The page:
Being a mother and leading in our own homes does not preclude women from leading in other ways.

Former Speaker Rebecca Lockhart, gave an interview shortly before her death and said: “There’s something to the visual, actually seeing a woman as Speaker. There’s something powerful to that because other young girls and women say, ‘I can do that now because I’ve actually seen one.”

That is leadership. That is powerful.

Former state Senator Pat Jones is the CEO of the newly formed “Women’s Leadership Institute,” an organization aimed at helping corporations add more women to their corporate boards. In England, Helena Morrissey, Chief Executive at Newton Fund Management, a fund worth almost $100 billion, is working on a similar project – getting more women on corporate boards. Oh, and she has nine kids, too.

That is leadership. That is powerful.

This week, 30 women from Utah, including the editor of Utah Valley Magazine, Jeanette Bennett, went to New York to speak up for motherhood at a UN event and to work to have family included in the post-2015 UN agenda.

That is leadership. That is powerful.

My friend Carrie Ann is a single mother and cancer survivor who greets each day with a smile and radiates optimism. I’ve never met anyone who loved life as fully as Carrie Ann.

That is leadership. That is powerful.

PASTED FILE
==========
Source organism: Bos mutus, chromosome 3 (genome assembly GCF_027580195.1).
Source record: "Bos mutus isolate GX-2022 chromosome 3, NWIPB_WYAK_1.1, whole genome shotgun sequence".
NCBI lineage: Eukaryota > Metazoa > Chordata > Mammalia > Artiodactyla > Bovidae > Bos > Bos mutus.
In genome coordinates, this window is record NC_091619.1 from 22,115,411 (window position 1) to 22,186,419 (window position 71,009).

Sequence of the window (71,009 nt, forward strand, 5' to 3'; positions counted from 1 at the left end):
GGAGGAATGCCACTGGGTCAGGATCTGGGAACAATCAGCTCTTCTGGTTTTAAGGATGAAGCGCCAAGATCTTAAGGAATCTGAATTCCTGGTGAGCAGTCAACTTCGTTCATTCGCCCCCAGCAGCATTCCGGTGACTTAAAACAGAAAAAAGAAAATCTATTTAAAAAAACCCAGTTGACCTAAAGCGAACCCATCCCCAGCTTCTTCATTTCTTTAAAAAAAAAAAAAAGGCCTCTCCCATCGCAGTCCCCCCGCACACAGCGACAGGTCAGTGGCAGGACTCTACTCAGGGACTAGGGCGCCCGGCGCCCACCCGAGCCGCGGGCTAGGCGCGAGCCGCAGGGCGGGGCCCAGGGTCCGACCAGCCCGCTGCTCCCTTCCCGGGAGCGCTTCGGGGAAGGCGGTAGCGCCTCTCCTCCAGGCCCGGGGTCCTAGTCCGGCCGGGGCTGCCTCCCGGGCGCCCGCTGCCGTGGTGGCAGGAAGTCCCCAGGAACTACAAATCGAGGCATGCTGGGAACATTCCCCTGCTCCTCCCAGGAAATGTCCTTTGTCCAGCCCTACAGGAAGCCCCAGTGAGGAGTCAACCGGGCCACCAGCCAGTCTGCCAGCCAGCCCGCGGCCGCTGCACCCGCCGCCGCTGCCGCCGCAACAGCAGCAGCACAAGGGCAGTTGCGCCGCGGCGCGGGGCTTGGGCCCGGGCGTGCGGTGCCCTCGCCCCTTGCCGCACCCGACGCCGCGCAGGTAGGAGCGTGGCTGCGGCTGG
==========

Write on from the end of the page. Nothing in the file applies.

My friend Monica has buried two daughters, victims of a devastating degenerative neurological disorder and still found the strength to become a foster mother, opening her heart and home to wounded children.

That is leadership. That is powerful.

My friend Cydney served as PTA president at her children’s school and that community involvement led her to run for and win a seat on the city council.

That is leadership. That is powerful.

My friend Laura lost a daughter to suicide. She has been open in sharing her grief journey and in helping parents and teens work together to prevent even one more suicide, all while knowing she can’t reach them all.

That is leadership. That is powerful.

The list of women leaders that I know could fill pages. Most will never be in the public eye, most will never serve on big corporate boards, but all of them exert powerful influence on the lives of people around them.

This world, this nation, this state and this community need women to step up, speak out and lead.

I recently heard Tim Ballard, founder of Operation Underground Railroad say: “I have found my cause. Now go find yours.”

When we as women become secure in our own leadership abilities, when women claim our inherent gifts of leadership and influence, when we find our cause, we will be unstoppable.

And we will change the world.

Originally published in the Daily Herald. 

Comments

  1. This is a great article that’s very inspiring to women. All of us do possess leadership skills and we are capable of filling such roles in our lives. Thanks for the positive lift!